that the -3- could go, right?  But if neither the -1- nor the -2- were 
in the -3-s place, then the -3- would only have 7 places it could go.
So, how many of the 73 ways to put the -1- and the -2- in position 
would have either the   -1- or the -2- in the -3-s place?  There are 
only 8 ways to put these two numbers in position which have the -1- in 
the -3-s place, and there are also 8 ways to put these two numbers in 
place which have the -2- in the -3-s place, so there are only 16 ways 
with one of these numbers in the -3-s place.

The other 57 ways to put the -1- and the -2- in position all have the 
-3-s place left open.  (73-16=57) So (16 possible arrangements of -1- 
and -2- with the -3-s place occupied) x (8 places for the -3- to go if 
the -3-s place is occupied) + (57 possible arrangements of -1- and -2- 
with the -3-s place vacant) x (7 places for the -3- to go if the -3-s 
place is vacant) = 16x8+57x7 = 527 ways to put the first 3 numbers in 
position.

We are trying to look for a pattern so that we do not have to do all 
10 numbers this way.

Lets do -4-.  For each of the 527 possible ways to put the first 3 
numbers in position, how many places are there that the 4 could go?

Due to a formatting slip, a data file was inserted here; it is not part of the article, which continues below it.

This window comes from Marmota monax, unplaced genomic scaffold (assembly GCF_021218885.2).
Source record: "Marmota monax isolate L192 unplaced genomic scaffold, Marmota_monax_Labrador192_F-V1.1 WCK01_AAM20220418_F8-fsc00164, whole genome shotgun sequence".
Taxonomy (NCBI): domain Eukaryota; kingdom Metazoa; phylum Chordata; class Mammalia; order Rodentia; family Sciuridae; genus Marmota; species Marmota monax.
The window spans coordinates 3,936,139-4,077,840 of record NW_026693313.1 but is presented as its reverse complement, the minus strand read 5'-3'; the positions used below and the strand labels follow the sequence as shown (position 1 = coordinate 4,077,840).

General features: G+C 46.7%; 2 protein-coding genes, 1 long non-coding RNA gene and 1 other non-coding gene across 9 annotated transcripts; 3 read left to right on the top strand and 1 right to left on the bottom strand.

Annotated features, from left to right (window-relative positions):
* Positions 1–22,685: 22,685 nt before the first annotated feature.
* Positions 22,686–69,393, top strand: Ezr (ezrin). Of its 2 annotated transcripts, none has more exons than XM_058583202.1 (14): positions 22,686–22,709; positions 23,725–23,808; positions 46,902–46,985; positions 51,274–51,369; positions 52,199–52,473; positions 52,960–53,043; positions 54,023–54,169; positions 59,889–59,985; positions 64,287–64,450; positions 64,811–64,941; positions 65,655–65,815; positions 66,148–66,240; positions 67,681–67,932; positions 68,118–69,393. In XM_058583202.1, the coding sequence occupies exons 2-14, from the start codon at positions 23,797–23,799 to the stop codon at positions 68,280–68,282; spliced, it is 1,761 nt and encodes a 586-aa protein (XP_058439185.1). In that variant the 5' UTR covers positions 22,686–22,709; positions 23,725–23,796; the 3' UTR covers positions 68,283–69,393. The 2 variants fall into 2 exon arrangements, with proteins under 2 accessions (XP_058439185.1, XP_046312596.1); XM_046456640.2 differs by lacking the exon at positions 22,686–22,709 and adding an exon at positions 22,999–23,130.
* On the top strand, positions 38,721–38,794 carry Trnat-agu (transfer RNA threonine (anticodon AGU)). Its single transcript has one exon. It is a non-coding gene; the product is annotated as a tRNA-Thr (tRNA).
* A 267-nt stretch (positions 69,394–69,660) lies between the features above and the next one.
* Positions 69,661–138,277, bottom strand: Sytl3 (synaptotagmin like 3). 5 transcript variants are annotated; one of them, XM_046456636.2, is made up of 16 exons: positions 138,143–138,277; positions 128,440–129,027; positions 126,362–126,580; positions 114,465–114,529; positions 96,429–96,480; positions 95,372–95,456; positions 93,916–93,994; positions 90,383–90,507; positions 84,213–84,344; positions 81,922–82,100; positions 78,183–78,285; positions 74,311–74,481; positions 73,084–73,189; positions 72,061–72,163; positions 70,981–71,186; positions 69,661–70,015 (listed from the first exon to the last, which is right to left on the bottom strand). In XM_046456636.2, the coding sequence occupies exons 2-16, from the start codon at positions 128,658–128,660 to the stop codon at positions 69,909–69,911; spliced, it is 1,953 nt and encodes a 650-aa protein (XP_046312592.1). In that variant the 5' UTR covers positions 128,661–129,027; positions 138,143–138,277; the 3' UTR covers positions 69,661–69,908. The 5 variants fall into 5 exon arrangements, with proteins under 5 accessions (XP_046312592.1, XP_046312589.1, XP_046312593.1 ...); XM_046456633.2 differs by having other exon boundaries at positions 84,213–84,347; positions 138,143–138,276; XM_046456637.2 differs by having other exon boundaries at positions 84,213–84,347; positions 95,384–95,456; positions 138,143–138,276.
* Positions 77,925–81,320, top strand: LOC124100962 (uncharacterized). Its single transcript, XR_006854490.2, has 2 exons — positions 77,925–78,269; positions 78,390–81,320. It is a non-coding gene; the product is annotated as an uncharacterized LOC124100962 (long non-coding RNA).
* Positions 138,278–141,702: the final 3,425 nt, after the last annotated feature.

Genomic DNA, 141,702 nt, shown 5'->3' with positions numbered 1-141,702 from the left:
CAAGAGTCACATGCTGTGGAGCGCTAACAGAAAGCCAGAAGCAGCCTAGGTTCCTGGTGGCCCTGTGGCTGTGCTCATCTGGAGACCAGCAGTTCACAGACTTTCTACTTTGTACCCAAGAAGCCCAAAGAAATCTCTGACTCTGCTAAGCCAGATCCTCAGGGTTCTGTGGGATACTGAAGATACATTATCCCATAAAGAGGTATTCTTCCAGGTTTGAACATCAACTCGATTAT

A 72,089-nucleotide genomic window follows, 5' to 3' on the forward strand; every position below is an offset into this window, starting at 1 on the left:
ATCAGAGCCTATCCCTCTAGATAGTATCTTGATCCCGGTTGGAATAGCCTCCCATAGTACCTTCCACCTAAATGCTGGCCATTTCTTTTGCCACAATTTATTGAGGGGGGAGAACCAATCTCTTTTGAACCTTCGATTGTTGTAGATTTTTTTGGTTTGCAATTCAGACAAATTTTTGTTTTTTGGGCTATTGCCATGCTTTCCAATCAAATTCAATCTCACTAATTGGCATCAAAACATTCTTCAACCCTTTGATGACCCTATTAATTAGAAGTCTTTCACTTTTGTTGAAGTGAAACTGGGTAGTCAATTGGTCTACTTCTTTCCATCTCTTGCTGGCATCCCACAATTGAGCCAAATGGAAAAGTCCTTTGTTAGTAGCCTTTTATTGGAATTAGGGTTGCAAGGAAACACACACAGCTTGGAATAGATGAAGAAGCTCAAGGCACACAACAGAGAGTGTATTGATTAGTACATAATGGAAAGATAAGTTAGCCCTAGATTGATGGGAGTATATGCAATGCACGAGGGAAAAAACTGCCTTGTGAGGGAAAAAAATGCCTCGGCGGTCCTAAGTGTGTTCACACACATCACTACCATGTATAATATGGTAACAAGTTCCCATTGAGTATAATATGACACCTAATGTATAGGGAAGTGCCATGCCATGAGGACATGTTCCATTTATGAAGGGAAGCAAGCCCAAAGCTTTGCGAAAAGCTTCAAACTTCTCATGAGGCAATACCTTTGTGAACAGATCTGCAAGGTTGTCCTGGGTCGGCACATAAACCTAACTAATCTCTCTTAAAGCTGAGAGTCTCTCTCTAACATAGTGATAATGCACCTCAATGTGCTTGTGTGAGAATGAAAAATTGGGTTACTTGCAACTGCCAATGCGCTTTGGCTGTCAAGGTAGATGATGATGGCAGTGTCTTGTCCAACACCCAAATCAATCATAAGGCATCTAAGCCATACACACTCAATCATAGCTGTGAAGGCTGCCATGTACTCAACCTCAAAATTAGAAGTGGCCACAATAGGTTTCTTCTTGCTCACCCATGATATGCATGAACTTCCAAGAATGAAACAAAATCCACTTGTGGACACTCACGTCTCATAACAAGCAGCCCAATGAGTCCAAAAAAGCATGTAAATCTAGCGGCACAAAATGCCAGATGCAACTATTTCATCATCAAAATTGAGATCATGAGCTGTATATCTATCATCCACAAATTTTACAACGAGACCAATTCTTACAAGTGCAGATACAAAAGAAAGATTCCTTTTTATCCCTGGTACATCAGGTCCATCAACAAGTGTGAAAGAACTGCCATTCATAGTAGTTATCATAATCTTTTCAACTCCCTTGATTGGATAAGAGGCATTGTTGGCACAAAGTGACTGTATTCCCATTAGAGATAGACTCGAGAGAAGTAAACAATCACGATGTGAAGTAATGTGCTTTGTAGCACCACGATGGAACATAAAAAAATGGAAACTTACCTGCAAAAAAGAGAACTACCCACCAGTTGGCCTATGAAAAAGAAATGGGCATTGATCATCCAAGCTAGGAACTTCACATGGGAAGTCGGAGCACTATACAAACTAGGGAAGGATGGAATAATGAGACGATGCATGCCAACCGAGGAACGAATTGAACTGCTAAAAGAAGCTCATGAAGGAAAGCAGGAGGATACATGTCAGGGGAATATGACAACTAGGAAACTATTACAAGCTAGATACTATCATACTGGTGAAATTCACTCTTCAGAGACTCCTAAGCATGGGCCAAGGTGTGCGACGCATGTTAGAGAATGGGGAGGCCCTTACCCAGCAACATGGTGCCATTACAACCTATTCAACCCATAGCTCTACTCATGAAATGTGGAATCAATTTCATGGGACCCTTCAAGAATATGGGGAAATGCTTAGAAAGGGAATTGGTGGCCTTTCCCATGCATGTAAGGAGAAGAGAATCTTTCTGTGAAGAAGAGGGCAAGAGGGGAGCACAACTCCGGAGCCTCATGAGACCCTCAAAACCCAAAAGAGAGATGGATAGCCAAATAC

By using similar logic to the steps above, in 171 of those 527 cases 
the -4-s place will be occupied, and in the other 356 cases it will 
not be, so there are 171x7+356x6= 3,333 ways to put the first 4 
numbers in position.

Now I have begun to notice a pattern emerging.  Each time we add a new 
digit to the problem, the first question we ask is:  How many of the 
possible arrangements from the previous step will leave the new digits 
own place open?   But that is really a similar problem to the original 
question, except with less possible places to put the numbers instead 
of 10.  So I noticed that the answer to this question is related to 
the answer from the previous step.  I know that this is very confusing 
at this point, and I don't expect your class to be able to follow all 
of it, but I wanted to show you what I did, rather than just tell you 
the answer.   Let me show you what I mean:

number of          equation       number of ways to
digits                            arrange these digits

  1                0 x 10 + 1 x 9      =      9

  2                 1 x 9 + 8 x 8      =     73

  3               16 x 8 + 57 x 7      =    527
                (2x8)    (73-16)

  4             171 x 7 + 356 x 6      =   3,333
                (3x57)   (527-171)

  5         1,424 x 6 + 1,909 x 5      =  18,089
             (4x356)  (3,333-1,424)

  6         9,545 x 5 + 8,544 x 4      =  81,901  
           (5x1,909)  (18,089-9,545)

  7       51,264 x 4 + 30,637 x 3      = 269,967

Do you see the pattern?  I used a spreadsheet to continue this 
iterative process, and for all 10 digits the answer is: 1,334,961  

These possible arrangements are called permutations, which is an 
important concept in the field of probability.  There is probably a 
formula we could have looked up to tell us the answer, but sometimes 
its more fun (and more educational) to figure it out for yourself.  

-Doctor Barney,  The Math Forum
 Check out our web site!  http://mathforum.org/dr.math/   
    
Associated Topics:
Elementary Puzzles
High School Permutations and Combinations
High School Puzzles